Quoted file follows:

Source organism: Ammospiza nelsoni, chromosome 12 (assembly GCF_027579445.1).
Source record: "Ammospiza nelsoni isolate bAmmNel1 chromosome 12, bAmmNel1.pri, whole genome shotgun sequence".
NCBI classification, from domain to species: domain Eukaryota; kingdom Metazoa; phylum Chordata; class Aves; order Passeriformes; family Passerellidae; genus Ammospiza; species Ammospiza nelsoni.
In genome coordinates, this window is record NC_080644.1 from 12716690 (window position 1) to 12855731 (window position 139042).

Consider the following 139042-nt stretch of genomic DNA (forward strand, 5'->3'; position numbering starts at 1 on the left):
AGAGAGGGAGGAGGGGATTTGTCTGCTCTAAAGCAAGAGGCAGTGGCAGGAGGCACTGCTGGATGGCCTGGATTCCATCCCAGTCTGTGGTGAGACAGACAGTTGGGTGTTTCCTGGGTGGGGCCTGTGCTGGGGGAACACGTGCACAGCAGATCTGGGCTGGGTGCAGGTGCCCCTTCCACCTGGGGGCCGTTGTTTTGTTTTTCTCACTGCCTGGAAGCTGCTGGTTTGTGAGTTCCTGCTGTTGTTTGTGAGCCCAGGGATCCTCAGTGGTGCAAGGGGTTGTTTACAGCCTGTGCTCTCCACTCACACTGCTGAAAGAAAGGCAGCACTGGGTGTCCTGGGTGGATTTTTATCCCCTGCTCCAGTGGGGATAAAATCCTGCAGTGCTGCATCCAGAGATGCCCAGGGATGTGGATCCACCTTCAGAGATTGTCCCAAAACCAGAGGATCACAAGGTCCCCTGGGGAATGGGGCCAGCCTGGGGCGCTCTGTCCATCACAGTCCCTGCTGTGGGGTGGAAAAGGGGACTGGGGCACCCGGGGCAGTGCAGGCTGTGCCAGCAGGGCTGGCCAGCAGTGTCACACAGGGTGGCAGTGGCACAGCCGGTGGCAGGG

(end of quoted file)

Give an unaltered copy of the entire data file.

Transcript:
Source organism: Ammospiza nelsoni, chromosome 12 (assembly GCF_027579445.1).
Source record: "Ammospiza nelsoni isolate bAmmNel1 chromosome 12, bAmmNel1.pri, whole genome shotgun sequence".
NCBI classification, from domain to species: domain Eukaryota; kingdom Metazoa; phylum Chordata; class Aves; order Passeriformes; family Passerellidae; genus Ammospiza; species Ammospiza nelsoni.
In genome coordinates, this window is record NC_080644.1 from 12716690 (window position 1) to 12855731 (window position 139042).

Consider the following 139042-nt stretch of genomic DNA (forward strand, 5'->3'; position numbering starts at 1 on the left):
AGAGAGGGAGGAGGGGATTTGTCTGCTCTAAAGCAAGAGGCAGTGGCAGGAGGCACTGCTGGATGGCCTGGATTCCATCCCAGTCTGTGGTGAGACAGACAGTTGGGTGTTTCCTGGGTGGGGCCTGTGCTGGGGGAACACGTGCACAGCAGATCTGGGCTGGGTGCAGGTGCCCCTTCCACCTGGGGGCCGTTGTTTTGTTTTTCTCACTGCCTGGAAGCTGCTGGTTTGTGAGTTCCTGCTGTTGTTTGTGAGCCCAGGGATCCTCAGTGGTGCAAGGGGTTGTTTACAGCCTGTGCTCTCCACTCACACTGCTGAAAGAAAGGCAGCACTGGGTGTCCTGGGTGGATTTTTATCCCCTGCTCCAGTGGGGATAAAATCCTGCAGTGCTGCATCCAGAGATGCCCAGGGATGTGGATCCACCTTCAGAGATTGTCCCAAAACCAGAGGATCACAAGGTCCCCTGGGGAATGGGGCCAGCCTGGGGCGCTCTGTCCATCACAGTCCCTGCTGTGGGGTGGAAAAGGGGACTGGGGCACCCGGGGCAGTGCAGGCTGTGCCAGCAGGGCTGGCCAGCAGTGTCACACAGGGTGGCAGTGGCACAGCCGGTGGCAGGG